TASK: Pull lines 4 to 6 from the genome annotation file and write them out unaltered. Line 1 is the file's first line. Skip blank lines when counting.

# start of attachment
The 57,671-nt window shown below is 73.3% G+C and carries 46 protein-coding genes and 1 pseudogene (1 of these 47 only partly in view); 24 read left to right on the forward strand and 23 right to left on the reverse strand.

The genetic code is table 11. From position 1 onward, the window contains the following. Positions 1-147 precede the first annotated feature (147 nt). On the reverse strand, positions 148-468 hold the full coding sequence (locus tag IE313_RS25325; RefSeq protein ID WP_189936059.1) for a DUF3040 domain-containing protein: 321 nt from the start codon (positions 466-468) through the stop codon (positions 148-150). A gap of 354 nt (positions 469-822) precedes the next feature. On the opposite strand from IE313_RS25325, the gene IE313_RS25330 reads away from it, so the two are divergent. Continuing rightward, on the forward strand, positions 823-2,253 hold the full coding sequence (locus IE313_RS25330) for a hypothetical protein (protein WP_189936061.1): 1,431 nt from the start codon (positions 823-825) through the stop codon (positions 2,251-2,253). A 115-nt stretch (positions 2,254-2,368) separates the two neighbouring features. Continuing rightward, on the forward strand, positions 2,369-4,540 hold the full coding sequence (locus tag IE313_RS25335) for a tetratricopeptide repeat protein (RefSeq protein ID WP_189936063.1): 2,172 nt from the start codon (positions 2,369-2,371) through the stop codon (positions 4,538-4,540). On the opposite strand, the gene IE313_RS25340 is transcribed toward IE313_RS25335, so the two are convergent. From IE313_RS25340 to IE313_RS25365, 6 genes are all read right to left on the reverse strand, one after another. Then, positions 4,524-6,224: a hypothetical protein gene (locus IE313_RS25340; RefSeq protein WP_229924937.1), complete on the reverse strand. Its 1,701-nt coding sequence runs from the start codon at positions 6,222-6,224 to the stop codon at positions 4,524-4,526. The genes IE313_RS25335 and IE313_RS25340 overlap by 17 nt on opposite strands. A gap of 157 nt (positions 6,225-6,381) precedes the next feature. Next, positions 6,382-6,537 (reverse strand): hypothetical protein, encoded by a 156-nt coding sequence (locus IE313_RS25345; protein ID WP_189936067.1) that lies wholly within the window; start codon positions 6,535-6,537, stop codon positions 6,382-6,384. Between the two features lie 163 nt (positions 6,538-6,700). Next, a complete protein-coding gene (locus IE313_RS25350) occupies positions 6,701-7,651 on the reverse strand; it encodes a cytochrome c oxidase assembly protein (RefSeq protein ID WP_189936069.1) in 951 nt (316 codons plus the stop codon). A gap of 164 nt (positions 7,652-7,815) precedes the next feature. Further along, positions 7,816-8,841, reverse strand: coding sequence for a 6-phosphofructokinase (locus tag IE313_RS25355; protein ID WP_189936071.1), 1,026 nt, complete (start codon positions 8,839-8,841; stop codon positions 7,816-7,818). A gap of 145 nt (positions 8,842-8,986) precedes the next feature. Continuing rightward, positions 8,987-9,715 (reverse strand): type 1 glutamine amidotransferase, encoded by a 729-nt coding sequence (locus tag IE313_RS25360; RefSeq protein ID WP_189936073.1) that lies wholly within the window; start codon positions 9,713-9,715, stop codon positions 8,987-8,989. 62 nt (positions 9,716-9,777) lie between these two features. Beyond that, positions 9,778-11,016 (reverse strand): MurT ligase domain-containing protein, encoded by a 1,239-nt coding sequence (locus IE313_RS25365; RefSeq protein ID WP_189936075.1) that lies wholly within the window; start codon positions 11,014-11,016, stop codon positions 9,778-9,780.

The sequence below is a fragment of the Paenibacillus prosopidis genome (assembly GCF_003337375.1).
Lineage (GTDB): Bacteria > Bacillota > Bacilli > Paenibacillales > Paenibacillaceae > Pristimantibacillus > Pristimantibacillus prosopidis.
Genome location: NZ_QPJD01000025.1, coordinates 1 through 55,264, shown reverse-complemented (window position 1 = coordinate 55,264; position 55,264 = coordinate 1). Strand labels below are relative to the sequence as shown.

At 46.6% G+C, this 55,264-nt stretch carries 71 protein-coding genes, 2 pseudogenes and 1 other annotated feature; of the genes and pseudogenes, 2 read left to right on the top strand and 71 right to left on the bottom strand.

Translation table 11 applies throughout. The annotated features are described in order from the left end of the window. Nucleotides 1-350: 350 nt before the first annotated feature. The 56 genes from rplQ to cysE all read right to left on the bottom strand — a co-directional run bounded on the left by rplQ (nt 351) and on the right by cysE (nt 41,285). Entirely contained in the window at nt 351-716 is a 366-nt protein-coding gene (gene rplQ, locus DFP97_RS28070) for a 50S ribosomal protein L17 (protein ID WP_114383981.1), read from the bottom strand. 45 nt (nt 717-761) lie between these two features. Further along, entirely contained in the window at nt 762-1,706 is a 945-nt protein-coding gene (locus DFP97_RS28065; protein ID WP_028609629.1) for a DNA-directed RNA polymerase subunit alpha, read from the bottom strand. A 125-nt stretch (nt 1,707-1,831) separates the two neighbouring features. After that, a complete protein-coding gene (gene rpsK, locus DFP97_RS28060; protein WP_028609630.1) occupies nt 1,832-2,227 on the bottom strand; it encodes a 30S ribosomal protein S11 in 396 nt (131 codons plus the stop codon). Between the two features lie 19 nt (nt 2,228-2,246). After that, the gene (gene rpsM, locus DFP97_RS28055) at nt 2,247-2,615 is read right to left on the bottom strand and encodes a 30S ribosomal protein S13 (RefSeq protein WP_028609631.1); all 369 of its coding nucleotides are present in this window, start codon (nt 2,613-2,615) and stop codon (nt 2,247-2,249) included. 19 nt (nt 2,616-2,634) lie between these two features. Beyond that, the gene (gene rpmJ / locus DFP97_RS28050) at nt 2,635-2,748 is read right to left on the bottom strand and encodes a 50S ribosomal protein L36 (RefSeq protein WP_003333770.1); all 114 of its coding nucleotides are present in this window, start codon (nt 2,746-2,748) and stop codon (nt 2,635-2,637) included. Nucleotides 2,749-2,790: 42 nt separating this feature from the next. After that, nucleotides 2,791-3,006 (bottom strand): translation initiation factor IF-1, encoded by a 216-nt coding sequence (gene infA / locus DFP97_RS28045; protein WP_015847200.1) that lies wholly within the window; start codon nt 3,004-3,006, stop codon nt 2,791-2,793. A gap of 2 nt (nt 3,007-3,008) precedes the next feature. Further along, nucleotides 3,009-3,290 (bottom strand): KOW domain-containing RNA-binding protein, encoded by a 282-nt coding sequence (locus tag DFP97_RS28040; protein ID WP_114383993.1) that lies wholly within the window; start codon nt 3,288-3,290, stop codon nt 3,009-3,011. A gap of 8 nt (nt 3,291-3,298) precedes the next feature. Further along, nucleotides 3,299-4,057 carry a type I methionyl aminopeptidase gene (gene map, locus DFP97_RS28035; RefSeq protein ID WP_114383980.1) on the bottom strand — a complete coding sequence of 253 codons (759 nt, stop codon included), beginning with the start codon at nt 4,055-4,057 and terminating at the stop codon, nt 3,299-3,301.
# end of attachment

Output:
Lineage (GTDB): Bacteria > Bacillota > Bacilli > Paenibacillales > Paenibacillaceae > Pristimantibacillus > Pristimantibacillus prosopidis.
Genome location: NZ_QPJD01000025.1, coordinates 1 through 55,264, shown reverse-complemented (window position 1 = coordinate 55,264; position 55,264 = coordinate 1). Strand labels below are relative to the sequence as shown.

At 46.6% G+C, this 55,264-nt stretch carries 71 protein-coding genes, 2 pseudogenes and 1 other annotated feature; of the genes and pseudogenes, 2 read left to right on the top strand and 71 right to left on the bottom strand.